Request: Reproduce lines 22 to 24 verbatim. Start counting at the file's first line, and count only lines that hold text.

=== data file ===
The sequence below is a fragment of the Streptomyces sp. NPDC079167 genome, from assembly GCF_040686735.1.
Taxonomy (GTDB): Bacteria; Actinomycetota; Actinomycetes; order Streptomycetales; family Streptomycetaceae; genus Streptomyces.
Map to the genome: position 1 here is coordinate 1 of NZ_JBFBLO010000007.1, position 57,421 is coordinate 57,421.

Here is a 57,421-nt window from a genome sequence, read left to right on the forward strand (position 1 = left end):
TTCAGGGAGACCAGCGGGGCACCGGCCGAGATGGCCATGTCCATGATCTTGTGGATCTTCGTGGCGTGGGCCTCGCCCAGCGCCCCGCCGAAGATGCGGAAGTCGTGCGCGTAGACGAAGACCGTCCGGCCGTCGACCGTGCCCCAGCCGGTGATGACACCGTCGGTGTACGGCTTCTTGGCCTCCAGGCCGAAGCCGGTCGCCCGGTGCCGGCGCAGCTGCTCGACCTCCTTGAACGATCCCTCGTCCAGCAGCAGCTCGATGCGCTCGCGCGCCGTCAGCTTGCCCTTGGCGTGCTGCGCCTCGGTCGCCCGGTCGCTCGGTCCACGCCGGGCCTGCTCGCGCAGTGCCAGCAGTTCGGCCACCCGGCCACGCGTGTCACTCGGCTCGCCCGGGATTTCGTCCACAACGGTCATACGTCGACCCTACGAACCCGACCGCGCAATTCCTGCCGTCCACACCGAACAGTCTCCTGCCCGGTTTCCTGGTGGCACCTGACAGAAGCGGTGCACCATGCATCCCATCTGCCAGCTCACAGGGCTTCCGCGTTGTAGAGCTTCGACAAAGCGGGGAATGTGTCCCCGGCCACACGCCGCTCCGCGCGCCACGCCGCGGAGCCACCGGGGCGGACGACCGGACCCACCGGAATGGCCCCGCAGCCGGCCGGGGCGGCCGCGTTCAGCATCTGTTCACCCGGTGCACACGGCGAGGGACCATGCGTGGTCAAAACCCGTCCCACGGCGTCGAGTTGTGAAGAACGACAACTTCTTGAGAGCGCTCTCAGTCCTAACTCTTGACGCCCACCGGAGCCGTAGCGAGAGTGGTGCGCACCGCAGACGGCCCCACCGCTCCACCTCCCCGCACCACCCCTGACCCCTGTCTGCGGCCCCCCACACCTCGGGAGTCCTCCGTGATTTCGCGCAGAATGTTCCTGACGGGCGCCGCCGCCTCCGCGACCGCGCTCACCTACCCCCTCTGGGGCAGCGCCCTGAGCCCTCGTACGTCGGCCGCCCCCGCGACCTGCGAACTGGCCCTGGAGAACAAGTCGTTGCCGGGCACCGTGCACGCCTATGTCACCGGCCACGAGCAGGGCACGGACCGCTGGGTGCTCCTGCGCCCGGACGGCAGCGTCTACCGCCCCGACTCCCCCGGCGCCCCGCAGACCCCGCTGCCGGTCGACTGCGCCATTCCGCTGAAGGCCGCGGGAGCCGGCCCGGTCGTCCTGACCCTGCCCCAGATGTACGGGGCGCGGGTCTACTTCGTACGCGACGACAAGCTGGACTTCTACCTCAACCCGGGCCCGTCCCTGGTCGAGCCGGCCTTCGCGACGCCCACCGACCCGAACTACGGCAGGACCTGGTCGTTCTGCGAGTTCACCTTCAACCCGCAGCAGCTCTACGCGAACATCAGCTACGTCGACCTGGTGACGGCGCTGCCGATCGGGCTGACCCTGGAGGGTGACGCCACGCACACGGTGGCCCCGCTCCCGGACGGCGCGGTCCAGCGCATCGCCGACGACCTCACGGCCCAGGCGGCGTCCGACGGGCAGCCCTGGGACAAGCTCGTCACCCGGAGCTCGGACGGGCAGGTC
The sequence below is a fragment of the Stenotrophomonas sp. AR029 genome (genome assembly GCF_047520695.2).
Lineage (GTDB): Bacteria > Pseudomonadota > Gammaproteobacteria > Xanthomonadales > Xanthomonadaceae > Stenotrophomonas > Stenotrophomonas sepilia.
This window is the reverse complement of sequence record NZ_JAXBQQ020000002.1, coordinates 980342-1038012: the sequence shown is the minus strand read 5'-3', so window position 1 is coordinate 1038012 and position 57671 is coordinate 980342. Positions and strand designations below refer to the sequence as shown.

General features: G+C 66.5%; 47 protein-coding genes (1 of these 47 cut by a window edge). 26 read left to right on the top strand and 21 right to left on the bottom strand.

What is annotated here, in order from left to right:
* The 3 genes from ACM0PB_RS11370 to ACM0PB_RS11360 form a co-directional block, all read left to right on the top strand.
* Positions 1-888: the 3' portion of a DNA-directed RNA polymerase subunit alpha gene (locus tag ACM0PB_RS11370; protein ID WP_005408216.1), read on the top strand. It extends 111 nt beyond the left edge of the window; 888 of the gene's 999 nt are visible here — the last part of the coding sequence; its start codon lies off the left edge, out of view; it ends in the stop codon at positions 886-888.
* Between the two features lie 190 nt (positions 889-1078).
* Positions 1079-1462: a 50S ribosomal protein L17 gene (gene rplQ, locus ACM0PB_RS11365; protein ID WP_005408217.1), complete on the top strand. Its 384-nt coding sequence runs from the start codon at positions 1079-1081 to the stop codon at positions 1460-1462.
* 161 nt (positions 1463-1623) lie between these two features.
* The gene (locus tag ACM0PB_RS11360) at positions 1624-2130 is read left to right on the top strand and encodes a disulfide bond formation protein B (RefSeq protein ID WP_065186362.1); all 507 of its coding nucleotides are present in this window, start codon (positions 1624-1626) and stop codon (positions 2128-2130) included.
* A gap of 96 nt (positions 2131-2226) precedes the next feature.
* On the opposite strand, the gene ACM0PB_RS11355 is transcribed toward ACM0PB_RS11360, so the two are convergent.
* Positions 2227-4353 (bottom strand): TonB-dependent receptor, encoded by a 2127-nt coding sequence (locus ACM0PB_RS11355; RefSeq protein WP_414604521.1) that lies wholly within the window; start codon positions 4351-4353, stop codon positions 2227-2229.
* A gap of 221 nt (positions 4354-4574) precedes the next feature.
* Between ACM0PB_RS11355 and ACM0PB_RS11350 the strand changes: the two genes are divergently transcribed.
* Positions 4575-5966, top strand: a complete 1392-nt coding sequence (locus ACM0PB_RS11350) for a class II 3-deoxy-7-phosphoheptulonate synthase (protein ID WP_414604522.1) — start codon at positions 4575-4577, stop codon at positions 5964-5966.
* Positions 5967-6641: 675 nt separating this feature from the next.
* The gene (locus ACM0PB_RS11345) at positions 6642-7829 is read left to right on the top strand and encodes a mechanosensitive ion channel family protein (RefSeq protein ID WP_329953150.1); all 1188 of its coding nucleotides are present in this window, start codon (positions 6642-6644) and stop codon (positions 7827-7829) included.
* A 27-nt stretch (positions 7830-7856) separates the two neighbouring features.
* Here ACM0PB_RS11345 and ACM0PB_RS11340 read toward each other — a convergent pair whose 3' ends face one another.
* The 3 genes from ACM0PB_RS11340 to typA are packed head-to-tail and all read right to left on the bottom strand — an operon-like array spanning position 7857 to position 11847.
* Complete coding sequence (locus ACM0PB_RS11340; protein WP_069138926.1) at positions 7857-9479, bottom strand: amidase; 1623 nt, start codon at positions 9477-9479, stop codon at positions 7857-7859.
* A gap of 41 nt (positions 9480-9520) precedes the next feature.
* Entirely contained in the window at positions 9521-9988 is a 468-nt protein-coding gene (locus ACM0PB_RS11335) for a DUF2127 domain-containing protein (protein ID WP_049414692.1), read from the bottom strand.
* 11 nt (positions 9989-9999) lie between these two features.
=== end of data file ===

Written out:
* Positions 4575-5966, top strand: a complete 1392-nt coding sequence (locus ACM0PB_RS11350) for a class II 3-deoxy-7-phosphoheptulonate synthase (protein ID WP_414604522.1) — start codon at positions 4575-4577, stop codon at positions 5964-5966.
* Positions 5967-6641: 675 nt separating this feature from the next.
* The gene (locus ACM0PB_RS11345) at positions 6642-7829 is read left to right on the top strand and encodes a mechanosensitive ion channel family protein (RefSeq protein ID WP_329953150.1); all 1188 of its coding nucleotides are present in this window, start codon (positions 6642-6644) and stop codon (positions 7827-7829) included.